Michael would never become a full-time househusband: “It’s too risky.” He hopes he and Nadine will stay together, but if they were to break up, he would not want to be in situation in which he has spent 10-15 years at home. He fears that gaping hole on his CV would disqualify him from the job market.

The truth is, the decision about who is going to be the primary caregiver is not a trivial one. That decision, depending on how much time individuals take off work, could end up leaving one partner unemployable if the couple should ever break up. Sure, that is the risk millions of women have taken for most of human history, but it is one that very few men are willing to take today.

The holy grail

Florian Goldmann-Hartl is one of those rare specimens. He has four sons who are 12, eight, five and two years old (as well as one 19-year-old stepson), and stays home full-time while his wife, Ulrike Goldmann, works as a pathologist for the Helios private clinic.

When you walk into their house in the leafy suburb of Lichterfeld-Ost, the first thing you see is dozens and dozens of medals. The kids won them playing judo. Their 12-year-old, Leonard, was the Berlin champion last year in his age group. Now, all of the kids do judo very seriously, including the two-year-old – some of his first words were judo phrases. They go to training almost every night of the week and compete in tournaments 25 weekends a year. “The kids call them selves Team Brüder,” Florian says proudly. Not only is he a househusband, he’s a judo dad.

Florian’s busy time begins at around 2pm, when his eight-year-old comes home from school. On most days he cooks a warm lunch for the kids, but today it’s slipped his mind, so he goes to plan B. He and his son grab some sandwiches at Alnatura and nibble on their improvised lunch on their way to picking up the other kids in the family station wagon. At 3:15, Florian parks the car at the S-bahn station and they all take the train to Tegel, where the judo training centre is.

Berlin is still not used to seeing big families like these, let alone a dad with four little boys, one of whom is still being pushed in a buggy, all laden with backpacks stuffed with judo outfits. They turn a few heads as they scramble through the compartments to find an empty four seater. Once settled, Florian hands the three younger kids books to read. Then he unpacks some flash cards for Leonard and they practice Latin vocabulary together. Florian reads out a word for his son to conjugate.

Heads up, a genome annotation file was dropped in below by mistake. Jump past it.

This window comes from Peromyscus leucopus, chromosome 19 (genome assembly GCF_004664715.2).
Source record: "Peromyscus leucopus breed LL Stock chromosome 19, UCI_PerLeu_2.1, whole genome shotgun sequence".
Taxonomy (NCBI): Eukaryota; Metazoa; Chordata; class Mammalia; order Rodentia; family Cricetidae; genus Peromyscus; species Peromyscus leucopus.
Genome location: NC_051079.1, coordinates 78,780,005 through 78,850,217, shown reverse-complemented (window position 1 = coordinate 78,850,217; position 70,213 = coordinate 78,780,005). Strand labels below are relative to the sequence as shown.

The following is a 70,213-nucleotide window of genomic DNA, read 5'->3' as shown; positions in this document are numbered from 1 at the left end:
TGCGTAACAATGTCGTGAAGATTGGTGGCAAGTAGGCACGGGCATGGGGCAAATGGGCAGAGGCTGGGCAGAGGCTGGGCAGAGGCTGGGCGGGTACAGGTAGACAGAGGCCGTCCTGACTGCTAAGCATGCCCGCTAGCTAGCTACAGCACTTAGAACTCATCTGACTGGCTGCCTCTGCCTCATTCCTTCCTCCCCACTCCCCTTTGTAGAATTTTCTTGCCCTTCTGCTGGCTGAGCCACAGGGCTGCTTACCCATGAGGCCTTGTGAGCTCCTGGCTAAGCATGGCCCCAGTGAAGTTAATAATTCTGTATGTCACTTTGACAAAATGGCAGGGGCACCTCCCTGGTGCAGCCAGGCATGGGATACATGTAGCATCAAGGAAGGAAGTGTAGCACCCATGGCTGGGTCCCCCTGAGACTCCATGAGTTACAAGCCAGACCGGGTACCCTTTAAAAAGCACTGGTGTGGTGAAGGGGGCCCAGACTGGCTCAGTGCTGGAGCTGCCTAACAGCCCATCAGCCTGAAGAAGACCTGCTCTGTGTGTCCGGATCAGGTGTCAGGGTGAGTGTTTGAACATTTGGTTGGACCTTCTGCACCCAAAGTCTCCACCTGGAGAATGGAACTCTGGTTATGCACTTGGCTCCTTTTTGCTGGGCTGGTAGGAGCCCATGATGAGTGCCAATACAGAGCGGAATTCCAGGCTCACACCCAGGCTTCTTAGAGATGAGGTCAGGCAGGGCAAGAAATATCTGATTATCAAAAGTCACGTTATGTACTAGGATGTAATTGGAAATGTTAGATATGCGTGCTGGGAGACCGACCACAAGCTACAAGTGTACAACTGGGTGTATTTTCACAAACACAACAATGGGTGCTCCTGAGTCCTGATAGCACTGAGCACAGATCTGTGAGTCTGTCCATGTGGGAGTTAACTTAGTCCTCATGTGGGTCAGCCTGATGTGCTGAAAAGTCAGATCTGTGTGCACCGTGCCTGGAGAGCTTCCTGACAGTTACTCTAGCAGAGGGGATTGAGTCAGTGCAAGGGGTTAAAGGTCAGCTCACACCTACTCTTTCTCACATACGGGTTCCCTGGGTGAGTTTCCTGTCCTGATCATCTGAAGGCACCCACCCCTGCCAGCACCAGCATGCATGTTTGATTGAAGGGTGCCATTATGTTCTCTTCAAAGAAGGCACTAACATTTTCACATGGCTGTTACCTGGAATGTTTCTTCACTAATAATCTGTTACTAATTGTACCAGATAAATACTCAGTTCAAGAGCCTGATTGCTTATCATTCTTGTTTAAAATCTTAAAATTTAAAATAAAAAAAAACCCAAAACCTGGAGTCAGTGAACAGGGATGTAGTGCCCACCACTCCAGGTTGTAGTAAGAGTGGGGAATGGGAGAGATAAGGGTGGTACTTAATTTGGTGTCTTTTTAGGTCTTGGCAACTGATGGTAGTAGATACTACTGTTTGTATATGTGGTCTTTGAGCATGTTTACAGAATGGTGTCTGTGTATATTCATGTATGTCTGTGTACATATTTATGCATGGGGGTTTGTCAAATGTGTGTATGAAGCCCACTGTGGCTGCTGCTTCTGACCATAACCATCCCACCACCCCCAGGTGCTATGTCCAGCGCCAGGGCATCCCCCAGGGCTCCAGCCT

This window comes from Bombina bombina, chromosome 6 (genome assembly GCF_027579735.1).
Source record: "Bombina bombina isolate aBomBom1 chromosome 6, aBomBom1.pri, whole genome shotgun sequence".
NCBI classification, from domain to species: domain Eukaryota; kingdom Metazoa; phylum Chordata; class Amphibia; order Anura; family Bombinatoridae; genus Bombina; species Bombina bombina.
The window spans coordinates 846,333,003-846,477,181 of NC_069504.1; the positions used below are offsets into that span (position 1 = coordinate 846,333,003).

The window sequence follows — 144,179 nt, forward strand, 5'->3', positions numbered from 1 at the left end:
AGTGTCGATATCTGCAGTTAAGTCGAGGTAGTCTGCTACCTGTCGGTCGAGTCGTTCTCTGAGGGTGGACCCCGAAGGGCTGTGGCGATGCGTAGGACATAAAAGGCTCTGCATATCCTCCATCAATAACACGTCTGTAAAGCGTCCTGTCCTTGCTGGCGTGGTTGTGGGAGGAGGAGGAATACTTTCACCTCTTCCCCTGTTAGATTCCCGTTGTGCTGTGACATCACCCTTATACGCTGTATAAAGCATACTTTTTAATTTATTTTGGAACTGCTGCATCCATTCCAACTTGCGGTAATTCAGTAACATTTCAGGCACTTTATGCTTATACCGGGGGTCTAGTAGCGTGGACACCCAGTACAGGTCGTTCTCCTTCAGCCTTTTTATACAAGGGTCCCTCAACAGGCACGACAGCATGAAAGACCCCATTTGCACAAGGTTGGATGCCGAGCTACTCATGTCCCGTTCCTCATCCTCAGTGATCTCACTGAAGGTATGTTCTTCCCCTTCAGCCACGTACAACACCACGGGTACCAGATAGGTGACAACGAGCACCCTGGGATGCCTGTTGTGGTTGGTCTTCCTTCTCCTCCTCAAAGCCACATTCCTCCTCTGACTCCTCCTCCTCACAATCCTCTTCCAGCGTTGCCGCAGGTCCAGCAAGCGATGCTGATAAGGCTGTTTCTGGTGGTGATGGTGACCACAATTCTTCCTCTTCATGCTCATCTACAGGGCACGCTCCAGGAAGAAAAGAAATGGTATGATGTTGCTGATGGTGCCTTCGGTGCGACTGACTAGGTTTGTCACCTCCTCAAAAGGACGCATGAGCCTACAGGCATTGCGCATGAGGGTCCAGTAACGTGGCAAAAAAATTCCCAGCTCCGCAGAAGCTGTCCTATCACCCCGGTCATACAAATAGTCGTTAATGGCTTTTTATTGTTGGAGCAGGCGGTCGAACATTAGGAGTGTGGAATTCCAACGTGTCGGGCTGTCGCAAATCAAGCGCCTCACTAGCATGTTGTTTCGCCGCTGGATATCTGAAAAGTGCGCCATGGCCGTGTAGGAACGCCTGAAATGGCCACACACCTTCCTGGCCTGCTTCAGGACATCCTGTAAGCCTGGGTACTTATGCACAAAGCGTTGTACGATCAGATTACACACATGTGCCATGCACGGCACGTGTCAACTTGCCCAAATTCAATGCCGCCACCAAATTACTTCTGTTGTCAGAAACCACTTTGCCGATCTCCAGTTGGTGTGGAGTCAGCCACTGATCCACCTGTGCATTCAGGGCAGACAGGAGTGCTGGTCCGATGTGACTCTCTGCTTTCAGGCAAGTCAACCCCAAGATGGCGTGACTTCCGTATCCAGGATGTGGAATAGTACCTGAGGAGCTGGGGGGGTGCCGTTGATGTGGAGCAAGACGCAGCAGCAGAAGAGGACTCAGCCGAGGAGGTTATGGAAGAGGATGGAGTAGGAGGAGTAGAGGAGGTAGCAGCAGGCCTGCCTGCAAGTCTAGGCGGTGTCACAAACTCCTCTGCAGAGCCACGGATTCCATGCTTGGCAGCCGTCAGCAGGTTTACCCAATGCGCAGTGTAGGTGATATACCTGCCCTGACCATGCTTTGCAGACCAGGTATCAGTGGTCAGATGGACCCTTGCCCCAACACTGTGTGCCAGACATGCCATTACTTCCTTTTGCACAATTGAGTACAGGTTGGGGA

Captivus, captiva, captivum – means to be taken prisoner.”

Correct. Next card.

Florian is two years younger than his wife, and by the time they had their first child Ulrike was more estab lished in her career. “I’m an engineer,” Florian says, “But I could never come close to earning what my wife earns.” But her high earnings aren’t the only reason why Ulrike is the family breadwinner. “I need my work!” she says. Florian does the lion’s share of the housework: he cooks, cleans the bathrooms and does most of the vacuuming and mopping. He and Ulrike do laundry and clean the kitchen and communal rooms together, and she cleans the dishes that can’t fit into the dishwasher. Both say they don’t subscribe to the “50/50” belief.

Although Florian doesn’t particularly like the term “househusband”, he says he is satisfied with his situation. Ulrike doesn’t quite believe him: she can’t imagine anyone being happy at home full-time. Is she a feminist? Ulrike is aware that her career has been made possible by feminist activism over the decades, and thinks individual women need to be more aggressive in getting what they want now. “Two weeks ago I went to my boss and told him I need more money,” she says. “He said okay, and agreed to give me a bonus.”

Looking at Florian with his organic bread rolls and his Latin flash cards, it is clear that the entire idea of “househusbands” is influenced as much by class as it is by gender. The reality is that most couples cannot afford to let one partner be either a househusband or housewife.

Although Leonard likes having his dad around, he doesn’t think he would want to be a househusband himself. “First of all, I think the kids would probably annoy me after a while,” he says. “And besides, my mom seems to enjoy working. I think I would too.”